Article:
ST. GEORGE – A bill presented by Rep. Chris Stewart, R-Utah, supporting the creation of the contested “northern corridor” passed out of committee Wednesday and now advances to the floor of the U.S. House of Representatives.
Officially titled the “Washington County, Utah, Public Lands Management Implementation Act,” the bill designates right-of-way for a northern transportation route and eased utility access through the Red Cliffs National Conservation Area.
“This is a big win for my constituents in Washington County,” Stewart said in a statement Wednesday after the bill passed out of the House Committee on Natural Resources. “This bill will finally allow for further transportation development to accommodate growth in one of the fastest growing areas in the nation.”
County and municipal officials have long argued that the northern corridor is needed to help ease severe congestion projected to come with increasing growth over the coming decades. Gov. Gary Herbert’s Office has estimated Washington County will have a population of nearly 235,000 by 2040.
“Right now our traffic’s not too bad, but as the area grows, traffic along St. George Boulevard and the northern part of Bluff Street, there will be so much traffic it will be gridlocked,” Washington County Commissioner Zachary Renstrom said Thursday.
Renstrom and other officials maintain that the promise of a northern transportation route that would connect between Interstate 15 and state Route 18 was promised to the county in the Omnibus Public Lands Management Act of 2009.
The route proposed in Stewart’s bill would start at the Washington Parkway/Exit 13 interchange of I-15 and run west where it would connect with Red Hills Parkway that further connects to SR-18.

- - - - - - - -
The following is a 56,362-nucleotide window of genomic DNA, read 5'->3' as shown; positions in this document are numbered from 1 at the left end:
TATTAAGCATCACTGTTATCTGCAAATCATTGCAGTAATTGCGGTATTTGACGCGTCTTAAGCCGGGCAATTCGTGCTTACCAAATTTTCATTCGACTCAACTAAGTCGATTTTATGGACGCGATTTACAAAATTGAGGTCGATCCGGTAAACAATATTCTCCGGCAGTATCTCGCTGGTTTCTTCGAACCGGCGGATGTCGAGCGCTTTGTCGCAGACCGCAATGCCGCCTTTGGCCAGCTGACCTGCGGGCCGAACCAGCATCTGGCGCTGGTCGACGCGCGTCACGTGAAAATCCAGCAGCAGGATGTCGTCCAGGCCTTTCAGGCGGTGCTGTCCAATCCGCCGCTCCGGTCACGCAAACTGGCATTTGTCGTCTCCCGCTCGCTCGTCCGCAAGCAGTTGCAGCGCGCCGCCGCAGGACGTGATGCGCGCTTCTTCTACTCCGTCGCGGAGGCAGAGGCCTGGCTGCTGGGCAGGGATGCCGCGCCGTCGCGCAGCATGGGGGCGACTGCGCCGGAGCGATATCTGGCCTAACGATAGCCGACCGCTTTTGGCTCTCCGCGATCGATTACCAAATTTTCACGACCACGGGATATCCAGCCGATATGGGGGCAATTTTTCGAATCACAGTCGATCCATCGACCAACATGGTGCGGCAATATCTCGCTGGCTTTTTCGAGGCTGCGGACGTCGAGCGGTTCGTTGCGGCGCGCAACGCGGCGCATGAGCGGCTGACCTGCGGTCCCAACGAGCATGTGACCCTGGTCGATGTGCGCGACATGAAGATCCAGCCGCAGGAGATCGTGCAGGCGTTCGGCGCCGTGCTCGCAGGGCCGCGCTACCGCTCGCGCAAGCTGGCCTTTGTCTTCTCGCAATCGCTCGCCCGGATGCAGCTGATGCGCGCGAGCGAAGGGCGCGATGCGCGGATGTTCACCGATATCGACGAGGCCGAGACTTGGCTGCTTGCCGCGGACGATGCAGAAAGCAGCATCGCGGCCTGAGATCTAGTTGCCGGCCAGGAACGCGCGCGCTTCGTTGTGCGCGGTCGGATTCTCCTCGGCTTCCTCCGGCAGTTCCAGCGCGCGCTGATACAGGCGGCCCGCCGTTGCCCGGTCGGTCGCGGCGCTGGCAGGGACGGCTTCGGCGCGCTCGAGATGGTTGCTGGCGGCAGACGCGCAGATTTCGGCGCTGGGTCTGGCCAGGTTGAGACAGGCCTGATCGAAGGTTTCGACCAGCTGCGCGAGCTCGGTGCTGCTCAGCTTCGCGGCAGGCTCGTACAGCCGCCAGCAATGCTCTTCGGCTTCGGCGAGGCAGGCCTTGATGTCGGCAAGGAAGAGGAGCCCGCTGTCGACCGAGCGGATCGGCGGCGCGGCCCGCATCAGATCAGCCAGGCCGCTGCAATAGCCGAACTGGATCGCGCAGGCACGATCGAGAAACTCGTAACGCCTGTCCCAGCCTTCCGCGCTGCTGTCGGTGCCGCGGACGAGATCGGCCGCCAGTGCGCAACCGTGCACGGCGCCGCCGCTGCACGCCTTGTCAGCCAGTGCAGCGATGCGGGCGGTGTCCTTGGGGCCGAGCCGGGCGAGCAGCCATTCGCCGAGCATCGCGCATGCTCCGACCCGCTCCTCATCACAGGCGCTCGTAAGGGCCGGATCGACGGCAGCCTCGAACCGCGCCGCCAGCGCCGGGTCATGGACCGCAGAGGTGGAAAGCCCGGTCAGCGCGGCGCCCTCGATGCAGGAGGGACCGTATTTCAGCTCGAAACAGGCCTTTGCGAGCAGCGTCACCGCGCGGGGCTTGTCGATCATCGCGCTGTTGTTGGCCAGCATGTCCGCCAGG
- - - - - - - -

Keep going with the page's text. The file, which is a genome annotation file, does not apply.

However, when the Bureau of Land Management released its draft resource management plans for the Beaver Dam and Red Cliffs national conservation areas in late 2015, they didn’t exactly allow for the possibility of the northern corridor.
The BLM plans “created an environment that made that impossible,” Renstrom said.
County officials and other involved parties have been meeting with the BLM on a regular basis to discuss the northern corridor and other areas of concern, Renstrom said. He added the county and BLM nonetheless have a good relationship and are working together to try and solve the issues at hand.
Conservation groups, such as Conserve Southwest Utah and the Southern Utah Wilderness Alliance, have objected to the concept of the northern corridor. A concern is that bisecting the Red Cliffs Desert Reserve will disrupt the ecosystem and possibly threaten the Mohave desert tortoise population that resides there.
In a letter Conserve Southwest Utah provided to others voicing opposition to Stewart’s bill when it was set to be introduced to the Federal Lands subcommittee last month, the group said the bill “undermines the legislative provisions in public law 111-11, also known as the Omnibus Public Land Management Act of 2009 (Lands Bill), which established the Red Cliffs National Conservation Area (NCA) to protect tortoise habitat and sensitive ecosystem in Washington County, Utah.”
“The proposed bill designates a four-lane highway through the NCA, circumventing all environmental and federal regulations protecting this area, subverting Congress’ basic intent stated in the 2009 Lands Bill,” the group said.
Despite objections from environmental advocacy groups, the bill’s passing out of committee is seen as a positive for the elected officials of Washington County and the City of St. George.
“We are very pleased that Congressman Chris Stewart’s bill was passed … by the House Committee on Natural Resources,” St. George Mayor Jon Pike said in a statement. “It is critical for the transportation needs of St. George and Washington County to have a northern corridor designated.”
“Our beautiful hillsides, bluffs and wildlife can be sensitively protected,” Pike said, “while also allowing for another east/west route for people to utilize in the near future as growth continues to increase the pressure of existing roads.”
The Washington County Commission collectively said that the bill “is a great first step to reaching a resolution on this issue, which is of vital importance.”
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